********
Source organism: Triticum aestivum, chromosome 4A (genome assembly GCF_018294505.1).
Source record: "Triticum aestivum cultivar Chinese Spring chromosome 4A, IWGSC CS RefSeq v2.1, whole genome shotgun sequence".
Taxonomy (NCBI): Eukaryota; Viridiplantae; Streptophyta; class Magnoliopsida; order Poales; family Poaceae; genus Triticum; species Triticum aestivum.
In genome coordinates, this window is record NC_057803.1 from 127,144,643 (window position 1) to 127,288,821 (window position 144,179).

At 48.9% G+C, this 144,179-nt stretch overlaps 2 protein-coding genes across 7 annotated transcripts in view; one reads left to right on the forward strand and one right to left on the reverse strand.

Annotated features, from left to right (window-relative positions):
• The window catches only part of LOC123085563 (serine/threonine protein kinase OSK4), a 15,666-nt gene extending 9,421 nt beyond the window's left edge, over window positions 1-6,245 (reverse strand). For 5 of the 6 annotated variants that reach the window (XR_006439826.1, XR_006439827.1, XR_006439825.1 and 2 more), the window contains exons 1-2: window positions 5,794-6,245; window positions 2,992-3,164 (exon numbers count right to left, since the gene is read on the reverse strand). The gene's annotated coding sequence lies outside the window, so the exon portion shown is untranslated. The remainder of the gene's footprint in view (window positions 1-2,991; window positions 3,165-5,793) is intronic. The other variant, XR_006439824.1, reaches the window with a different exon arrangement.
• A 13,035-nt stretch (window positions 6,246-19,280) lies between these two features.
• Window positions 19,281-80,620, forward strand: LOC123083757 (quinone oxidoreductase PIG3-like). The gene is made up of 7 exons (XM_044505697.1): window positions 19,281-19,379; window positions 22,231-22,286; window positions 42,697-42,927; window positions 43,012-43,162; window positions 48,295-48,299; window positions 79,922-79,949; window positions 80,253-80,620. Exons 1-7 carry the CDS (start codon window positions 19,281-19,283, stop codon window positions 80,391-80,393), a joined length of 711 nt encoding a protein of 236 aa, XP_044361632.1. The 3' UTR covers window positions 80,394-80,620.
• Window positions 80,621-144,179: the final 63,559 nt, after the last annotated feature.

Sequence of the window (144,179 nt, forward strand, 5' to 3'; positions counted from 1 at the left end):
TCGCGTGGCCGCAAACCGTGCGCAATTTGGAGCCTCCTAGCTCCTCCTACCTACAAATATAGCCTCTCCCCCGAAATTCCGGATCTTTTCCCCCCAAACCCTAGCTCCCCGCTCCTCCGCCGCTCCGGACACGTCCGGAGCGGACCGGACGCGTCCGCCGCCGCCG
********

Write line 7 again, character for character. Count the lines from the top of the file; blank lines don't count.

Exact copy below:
• The window catches only part of LOC123085563 (serine/threonine protein kinase OSK4), a 15,666-nt gene extending 9,421 nt beyond the window's left edge, over window positions 1-6,245 (reverse strand). For 5 of the 6 annotated variants that reach the window (XR_006439826.1, XR_006439827.1, XR_006439825.1 and 2 more), the window contains exons 1-2: window positions 5,794-6,245; window positions 2,992-3,164 (exon numbers count right to left, since the gene is read on the reverse strand). The gene's annotated coding sequence lies outside the window, so the exon portion shown is untranslated. The remainder of the gene's footprint in view (window positions 1-2,991; window positions 3,165-5,793) is intronic. The other variant, XR_006439824.1, reaches the window with a different exon arrangement.